Modal close

Dear Democracy Now! visitor,

You turn to Democracy Now! for ad-free news you can trust. Maybe you come for our daily headlines. Maybe you come for in-depth stories that expose corporate and government abuses of power. Democracy Now! brings you crucial reporting like our coverage from the front lines of the standoff at Standing Rock or news about the movements fighting for peace, racial and economic justice, immigrant rights and LGBTQ equality. We produce our daily news hour at a fraction of the budget of a commercial news operation—all without ads, government funding or corporate sponsorship. How is this possible? Only with your support. If every visitor to this site in December gave just $10 we could cover our basic operating costs for 2017. Pretty exciting, right? So, if you've been waiting to make your contribution to Democracy Now!, today is your day. It takes just a couple of minutes to make sure that Democracy Now! is there for you and everybody else in 2017.

Non-commercial news needs your support.

We rely on contributions from you, our viewers and listeners to do our work. If you visit us daily or weekly or even just once a month, now is a great time to make your monthly contribution.

Please do your part today.

Topics

Education, Racism and Poverty: The Issues Not Discussed By Republicans Fighting for South Carolina Primary

StoryFebruary 11, 2000
Watch iconWatch Full Show

Republican presidential rivals George W. Bush and John McCain hammered each other yesterday on the ground, on TV and across telephone lines as the race for the crucial South Carolina primary intensified.

McCain, senator of Arizona, said that Bush, governor of Texas, had crossed the line with his TV ads and by hiring a company to conduct "push polls" in which voters were called on the pretense of conducting a poll and asked loaded questions that defamed him and favored Bush.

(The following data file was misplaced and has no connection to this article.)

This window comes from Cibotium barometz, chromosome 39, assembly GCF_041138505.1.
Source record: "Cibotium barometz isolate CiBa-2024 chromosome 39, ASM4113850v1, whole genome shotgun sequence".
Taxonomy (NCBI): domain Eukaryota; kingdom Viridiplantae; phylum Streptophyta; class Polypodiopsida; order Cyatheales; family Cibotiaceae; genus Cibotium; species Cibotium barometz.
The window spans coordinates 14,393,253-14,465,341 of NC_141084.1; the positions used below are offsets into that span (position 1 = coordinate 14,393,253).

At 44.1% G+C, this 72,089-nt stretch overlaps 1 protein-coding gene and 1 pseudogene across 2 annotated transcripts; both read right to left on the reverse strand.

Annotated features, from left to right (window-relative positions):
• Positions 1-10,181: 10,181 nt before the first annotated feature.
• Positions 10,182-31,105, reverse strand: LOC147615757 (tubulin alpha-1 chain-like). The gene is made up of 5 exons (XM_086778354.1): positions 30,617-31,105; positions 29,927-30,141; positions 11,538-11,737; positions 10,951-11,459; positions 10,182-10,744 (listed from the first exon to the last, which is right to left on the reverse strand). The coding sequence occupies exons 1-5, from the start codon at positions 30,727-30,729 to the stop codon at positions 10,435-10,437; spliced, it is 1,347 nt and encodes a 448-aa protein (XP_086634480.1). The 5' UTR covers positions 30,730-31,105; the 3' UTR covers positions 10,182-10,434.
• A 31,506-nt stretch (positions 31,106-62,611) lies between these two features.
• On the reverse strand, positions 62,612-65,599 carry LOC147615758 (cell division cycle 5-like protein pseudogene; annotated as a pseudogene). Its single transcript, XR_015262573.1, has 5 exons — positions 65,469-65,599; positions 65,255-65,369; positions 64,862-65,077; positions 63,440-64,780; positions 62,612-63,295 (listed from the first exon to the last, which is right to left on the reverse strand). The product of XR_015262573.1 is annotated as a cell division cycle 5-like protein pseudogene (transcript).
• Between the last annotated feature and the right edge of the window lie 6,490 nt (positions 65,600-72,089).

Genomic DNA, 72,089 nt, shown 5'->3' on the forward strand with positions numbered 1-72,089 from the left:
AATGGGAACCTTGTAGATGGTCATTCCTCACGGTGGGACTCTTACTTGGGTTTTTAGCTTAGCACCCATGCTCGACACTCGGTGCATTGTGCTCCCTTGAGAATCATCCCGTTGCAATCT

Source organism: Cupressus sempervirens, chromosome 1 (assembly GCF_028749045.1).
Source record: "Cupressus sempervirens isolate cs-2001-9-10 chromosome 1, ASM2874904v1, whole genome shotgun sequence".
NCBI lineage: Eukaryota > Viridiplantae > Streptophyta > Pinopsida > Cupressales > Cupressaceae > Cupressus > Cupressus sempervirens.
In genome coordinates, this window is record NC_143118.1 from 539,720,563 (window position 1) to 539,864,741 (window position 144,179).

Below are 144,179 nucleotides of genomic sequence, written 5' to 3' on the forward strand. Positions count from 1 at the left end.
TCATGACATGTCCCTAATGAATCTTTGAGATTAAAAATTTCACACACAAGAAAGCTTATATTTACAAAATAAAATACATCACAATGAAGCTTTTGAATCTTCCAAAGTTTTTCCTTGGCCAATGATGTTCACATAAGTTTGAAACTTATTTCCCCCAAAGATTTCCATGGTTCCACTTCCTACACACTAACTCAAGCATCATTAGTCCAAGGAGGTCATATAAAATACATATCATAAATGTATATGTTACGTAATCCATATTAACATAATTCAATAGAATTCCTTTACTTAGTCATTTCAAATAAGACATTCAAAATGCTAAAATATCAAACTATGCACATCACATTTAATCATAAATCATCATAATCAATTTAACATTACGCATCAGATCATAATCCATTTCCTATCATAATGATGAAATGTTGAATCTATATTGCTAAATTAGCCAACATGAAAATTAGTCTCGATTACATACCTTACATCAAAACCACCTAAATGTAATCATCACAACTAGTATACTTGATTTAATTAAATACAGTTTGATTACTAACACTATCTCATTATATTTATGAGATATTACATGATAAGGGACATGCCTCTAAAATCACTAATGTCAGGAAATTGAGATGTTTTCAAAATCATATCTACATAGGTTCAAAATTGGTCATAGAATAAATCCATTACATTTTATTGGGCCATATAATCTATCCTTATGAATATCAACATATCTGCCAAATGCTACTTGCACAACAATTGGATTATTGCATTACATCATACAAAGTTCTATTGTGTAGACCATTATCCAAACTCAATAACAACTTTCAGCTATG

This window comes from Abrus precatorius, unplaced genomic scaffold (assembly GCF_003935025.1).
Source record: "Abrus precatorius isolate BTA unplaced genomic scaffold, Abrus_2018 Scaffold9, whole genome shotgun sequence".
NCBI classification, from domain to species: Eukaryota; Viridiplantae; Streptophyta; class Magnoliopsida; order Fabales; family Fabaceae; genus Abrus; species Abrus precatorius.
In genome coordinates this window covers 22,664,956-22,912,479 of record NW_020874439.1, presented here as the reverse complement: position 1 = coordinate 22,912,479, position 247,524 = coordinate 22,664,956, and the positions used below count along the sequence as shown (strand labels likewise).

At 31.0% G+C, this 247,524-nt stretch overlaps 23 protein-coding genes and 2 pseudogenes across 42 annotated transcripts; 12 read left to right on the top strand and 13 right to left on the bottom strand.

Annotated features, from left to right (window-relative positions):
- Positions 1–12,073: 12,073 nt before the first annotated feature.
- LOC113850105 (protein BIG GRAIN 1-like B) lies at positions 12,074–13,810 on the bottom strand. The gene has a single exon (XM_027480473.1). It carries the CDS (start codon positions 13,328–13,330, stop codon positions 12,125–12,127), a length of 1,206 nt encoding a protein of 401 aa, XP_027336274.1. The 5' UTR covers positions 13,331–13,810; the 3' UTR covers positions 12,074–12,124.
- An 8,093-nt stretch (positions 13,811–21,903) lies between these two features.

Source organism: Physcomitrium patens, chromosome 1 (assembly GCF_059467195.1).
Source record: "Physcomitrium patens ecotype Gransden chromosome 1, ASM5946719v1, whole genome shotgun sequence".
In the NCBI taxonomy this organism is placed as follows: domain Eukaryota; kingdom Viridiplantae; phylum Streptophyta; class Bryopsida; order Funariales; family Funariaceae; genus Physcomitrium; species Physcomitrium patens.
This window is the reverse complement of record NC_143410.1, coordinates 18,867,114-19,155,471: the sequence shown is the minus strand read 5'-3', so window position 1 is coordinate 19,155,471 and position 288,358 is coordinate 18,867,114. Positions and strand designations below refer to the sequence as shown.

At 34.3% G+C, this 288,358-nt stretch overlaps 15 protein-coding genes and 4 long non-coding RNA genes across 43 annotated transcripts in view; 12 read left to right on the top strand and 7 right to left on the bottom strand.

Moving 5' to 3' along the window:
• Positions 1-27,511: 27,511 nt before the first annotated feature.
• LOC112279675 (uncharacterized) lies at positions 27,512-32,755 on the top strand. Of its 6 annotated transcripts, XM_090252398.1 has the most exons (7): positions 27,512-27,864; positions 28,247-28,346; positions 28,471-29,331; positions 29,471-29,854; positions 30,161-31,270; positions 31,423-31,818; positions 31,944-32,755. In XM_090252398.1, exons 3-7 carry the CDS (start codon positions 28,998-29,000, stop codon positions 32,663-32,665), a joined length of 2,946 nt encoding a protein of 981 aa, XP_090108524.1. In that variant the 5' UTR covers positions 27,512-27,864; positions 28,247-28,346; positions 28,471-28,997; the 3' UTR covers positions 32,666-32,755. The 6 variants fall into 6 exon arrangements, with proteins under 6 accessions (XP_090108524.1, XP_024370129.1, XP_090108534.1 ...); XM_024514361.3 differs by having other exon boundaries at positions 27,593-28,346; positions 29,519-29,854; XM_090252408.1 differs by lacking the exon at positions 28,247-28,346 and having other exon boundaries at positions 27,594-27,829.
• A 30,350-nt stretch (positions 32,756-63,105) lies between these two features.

Meanwhile, Bush criticized McCain for transferring $2 million from his Senate campaign account to his presidential fund. In 1990 on the Senate floor, McCain attacked the practice of rolling over money from one account to another, saying it amounted to hypocrisy among would-be reformers.

And the nation’s most powerful anti-abortion group and its South Carolina affiliate have endorsed Bush. Characterizing McCain’s record on abortion as inconsistent, the National Right to Life Committee and South Carolina Citizens for Life also said they would air radio ads critical of the Arizona Senator.

Guest:

  • Brett Bursey, Director, South Carolina Progressive Network, a grassroots community activist group.
  • Efia Wangaza, activist and attorney, and member of the National Coordinating Committee of the October 22nd Committee. She was prosecuted for jury tampering for distributing ACLU informational leaflets on police outside a courthouse.

The original content of this program is licensed under a Creative Commons Attribution-Noncommercial-No Derivative Works 3.0 United States License. Please attribute legal copies of this work to democracynow.org. Some of the work(s) that this program incorporates, however, may be separately licensed. For further information or additional permissions, contact us.

Non-commercial news needs your support

We rely on contributions from our viewers and listeners to do our work.
Please do your part today.

Make a donation